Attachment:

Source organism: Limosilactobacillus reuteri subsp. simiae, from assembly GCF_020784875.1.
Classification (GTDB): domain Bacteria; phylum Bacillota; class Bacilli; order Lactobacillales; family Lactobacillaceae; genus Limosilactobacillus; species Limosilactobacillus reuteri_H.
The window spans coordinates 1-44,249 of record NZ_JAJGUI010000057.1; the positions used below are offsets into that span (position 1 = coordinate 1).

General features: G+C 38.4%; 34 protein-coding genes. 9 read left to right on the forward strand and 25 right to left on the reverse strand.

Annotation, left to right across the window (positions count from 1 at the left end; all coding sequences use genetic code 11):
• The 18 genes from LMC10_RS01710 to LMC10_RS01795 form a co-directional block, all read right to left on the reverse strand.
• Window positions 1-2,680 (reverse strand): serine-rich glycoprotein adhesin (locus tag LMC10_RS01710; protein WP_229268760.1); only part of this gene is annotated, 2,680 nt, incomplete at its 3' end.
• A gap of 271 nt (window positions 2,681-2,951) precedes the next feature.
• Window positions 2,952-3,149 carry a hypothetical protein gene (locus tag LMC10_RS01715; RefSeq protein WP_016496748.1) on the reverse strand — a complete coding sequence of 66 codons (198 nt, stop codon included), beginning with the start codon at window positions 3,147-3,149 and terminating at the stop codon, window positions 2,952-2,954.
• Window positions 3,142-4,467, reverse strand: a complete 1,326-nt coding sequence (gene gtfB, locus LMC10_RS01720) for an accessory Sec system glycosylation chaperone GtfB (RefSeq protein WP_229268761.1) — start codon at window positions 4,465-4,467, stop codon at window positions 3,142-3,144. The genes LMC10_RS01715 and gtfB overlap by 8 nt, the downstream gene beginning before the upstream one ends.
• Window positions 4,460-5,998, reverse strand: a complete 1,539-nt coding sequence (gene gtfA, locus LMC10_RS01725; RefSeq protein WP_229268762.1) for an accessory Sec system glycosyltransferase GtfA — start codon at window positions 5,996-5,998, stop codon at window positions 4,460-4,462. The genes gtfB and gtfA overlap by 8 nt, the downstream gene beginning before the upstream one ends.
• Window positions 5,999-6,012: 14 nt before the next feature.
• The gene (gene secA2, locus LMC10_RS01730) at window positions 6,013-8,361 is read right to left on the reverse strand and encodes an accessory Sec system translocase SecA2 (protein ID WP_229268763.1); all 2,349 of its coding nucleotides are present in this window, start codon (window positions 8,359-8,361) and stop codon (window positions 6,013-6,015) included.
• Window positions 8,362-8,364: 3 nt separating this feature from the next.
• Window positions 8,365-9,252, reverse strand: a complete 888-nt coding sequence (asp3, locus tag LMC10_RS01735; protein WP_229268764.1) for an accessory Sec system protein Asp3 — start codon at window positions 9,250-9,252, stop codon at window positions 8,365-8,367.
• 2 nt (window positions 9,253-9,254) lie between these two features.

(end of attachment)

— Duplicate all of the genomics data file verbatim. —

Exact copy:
Source organism: Limosilactobacillus reuteri subsp. simiae, from assembly GCF_020784875.1.
Classification (GTDB): domain Bacteria; phylum Bacillota; class Bacilli; order Lactobacillales; family Lactobacillaceae; genus Limosilactobacillus; species Limosilactobacillus reuteri_H.
The window spans coordinates 1-44,249 of record NZ_JAJGUI010000057.1; the positions used below are offsets into that span (position 1 = coordinate 1).

General features: G+C 38.4%; 34 protein-coding genes. 9 read left to right on the forward strand and 25 right to left on the reverse strand.

Annotation, left to right across the window (positions count from 1 at the left end; all coding sequences use genetic code 11):
• The 18 genes from LMC10_RS01710 to LMC10_RS01795 form a co-directional block, all read right to left on the reverse strand.
• Window positions 1-2,680 (reverse strand): serine-rich glycoprotein adhesin (locus tag LMC10_RS01710; protein WP_229268760.1); only part of this gene is annotated, 2,680 nt, incomplete at its 3' end.
• A gap of 271 nt (window positions 2,681-2,951) precedes the next feature.
• Window positions 2,952-3,149 carry a hypothetical protein gene (locus tag LMC10_RS01715; RefSeq protein WP_016496748.1) on the reverse strand — a complete coding sequence of 66 codons (198 nt, stop codon included), beginning with the start codon at window positions 3,147-3,149 and terminating at the stop codon, window positions 2,952-2,954.
• Window positions 3,142-4,467, reverse strand: a complete 1,326-nt coding sequence (gene gtfB, locus LMC10_RS01720) for an accessory Sec system glycosylation chaperone GtfB (RefSeq protein WP_229268761.1) — start codon at window positions 4,465-4,467, stop codon at window positions 3,142-3,144. The genes LMC10_RS01715 and gtfB overlap by 8 nt, the downstream gene beginning before the upstream one ends.
• Window positions 4,460-5,998, reverse strand: a complete 1,539-nt coding sequence (gene gtfA, locus LMC10_RS01725; RefSeq protein WP_229268762.1) for an accessory Sec system glycosyltransferase GtfA — start codon at window positions 5,996-5,998, stop codon at window positions 4,460-4,462. The genes gtfB and gtfA overlap by 8 nt, the downstream gene beginning before the upstream one ends.
• Window positions 5,999-6,012: 14 nt before the next feature.
• The gene (gene secA2, locus LMC10_RS01730) at window positions 6,013-8,361 is read right to left on the reverse strand and encodes an accessory Sec system translocase SecA2 (protein ID WP_229268763.1); all 2,349 of its coding nucleotides are present in this window, start codon (window positions 8,359-8,361) and stop codon (window positions 6,013-6,015) included.
• Window positions 8,362-8,364: 3 nt separating this feature from the next.
• Window positions 8,365-9,252, reverse strand: a complete 888-nt coding sequence (asp3, locus tag LMC10_RS01735; protein WP_229268764.1) for an accessory Sec system protein Asp3 — start codon at window positions 9,250-9,252, stop codon at window positions 8,365-8,367.
• 2 nt (window positions 9,253-9,254) lie between these two features.